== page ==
NIVEA FOR MEN Sensitive, Shaving Gel 7 oz (Pack of 3)
Ditch the regular soap or harsh shaving cream in favor of a shaving gel. This one from Nivea is particularly useful for sensitive skin – and let’s face it, the skin below the belt is about as sensitive as skin can get.
4. Shave the right way.
If your grooming goal is to get smooth, you’ll need to shave in the direction of hair growth, not against the grain. Look which way your hair is pointing toward and shave smooth, even strokes that same way.
This will help you avoid the dreaded after-shave stubble and trapped ingrown hairs. The method is also less likely to cause irritation or bumps, since your razor won’t be tugging hairs in a direction they aren’t used to going.
5. Use extra caution on your balls.
It’s no surprise that taking a razor to your balls requires a little more TLC. Your scrotum and shaft in particular are prone to many skin folds and grooves, which can easily be nicked or cut.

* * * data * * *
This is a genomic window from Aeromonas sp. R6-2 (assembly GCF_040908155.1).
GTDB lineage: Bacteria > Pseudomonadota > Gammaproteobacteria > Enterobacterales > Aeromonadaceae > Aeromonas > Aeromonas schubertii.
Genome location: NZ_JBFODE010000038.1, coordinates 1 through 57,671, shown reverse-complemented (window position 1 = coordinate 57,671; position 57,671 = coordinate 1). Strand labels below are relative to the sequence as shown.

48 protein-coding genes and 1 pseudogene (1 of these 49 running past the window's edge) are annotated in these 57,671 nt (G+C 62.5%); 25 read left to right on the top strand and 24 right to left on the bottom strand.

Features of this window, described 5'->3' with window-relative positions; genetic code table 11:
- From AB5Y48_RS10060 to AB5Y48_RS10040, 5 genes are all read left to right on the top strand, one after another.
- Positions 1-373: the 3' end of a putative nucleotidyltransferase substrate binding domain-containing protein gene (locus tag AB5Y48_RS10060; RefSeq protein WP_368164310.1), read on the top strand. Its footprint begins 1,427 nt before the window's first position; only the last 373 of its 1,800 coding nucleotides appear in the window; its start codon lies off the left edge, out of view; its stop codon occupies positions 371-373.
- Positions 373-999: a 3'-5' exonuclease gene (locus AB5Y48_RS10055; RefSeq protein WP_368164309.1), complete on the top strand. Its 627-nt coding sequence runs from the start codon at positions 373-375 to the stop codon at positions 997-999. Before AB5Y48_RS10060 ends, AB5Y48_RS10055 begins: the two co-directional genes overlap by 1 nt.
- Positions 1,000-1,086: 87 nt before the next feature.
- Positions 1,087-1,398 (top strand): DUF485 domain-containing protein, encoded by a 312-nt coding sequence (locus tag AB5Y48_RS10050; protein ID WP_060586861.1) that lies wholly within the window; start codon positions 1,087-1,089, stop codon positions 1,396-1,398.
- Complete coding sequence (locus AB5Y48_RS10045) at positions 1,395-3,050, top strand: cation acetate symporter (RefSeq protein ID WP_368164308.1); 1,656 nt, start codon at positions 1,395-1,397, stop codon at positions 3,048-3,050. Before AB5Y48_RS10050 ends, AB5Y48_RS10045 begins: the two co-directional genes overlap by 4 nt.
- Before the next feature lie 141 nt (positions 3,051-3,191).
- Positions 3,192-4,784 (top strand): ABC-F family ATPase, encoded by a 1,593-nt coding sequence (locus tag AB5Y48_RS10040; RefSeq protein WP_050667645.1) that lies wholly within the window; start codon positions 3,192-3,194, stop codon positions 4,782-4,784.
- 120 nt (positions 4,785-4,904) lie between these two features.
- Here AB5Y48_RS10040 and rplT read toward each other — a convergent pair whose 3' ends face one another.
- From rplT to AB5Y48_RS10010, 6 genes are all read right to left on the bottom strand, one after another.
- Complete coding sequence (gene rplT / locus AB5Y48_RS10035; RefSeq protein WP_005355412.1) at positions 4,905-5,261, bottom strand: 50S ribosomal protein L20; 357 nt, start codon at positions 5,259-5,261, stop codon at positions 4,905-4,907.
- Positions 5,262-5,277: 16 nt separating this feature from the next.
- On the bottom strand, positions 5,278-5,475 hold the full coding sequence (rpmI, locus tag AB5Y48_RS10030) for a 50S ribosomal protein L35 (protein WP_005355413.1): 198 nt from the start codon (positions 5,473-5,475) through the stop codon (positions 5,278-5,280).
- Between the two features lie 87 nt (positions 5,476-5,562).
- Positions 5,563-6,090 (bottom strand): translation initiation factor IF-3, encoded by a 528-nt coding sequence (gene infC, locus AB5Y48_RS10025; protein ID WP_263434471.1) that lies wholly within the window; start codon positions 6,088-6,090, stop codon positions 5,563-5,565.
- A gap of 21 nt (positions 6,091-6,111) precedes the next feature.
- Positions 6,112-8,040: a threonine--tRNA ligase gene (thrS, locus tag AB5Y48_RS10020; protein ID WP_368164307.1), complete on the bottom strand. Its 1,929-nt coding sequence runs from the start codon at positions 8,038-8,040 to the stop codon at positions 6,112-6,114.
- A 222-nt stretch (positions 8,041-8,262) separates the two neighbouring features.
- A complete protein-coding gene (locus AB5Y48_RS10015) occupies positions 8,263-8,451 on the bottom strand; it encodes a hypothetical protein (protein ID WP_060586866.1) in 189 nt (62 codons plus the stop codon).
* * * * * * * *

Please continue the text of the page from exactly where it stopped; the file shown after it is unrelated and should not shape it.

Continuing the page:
In fact, those areas have been proven to trap huge amounts of bacteria. When you shave them, even a minor cut or laceration can cause bacteria to get inside there, says Brian Steixner, M.D., Director of the Institute of Men’s Health at Jersey Urology Group in Atlantic City. This can very easily cause cellutitis, abscesses, and something called Fournier gangrene. (You really don’t want to look this up. Trust us.)
You’ll want to be extra careful down there. Use your non-dominant hand to pull your skin taut before you go to town with razors, trimmers, and scissors, Dr. Rossi says. This will smooth out the area and make a slip less likely.
And to be sure you’re hitting all your tricky angles, try standing over a portable mirror in a well-lit bathroom.
6. Clean up a cut.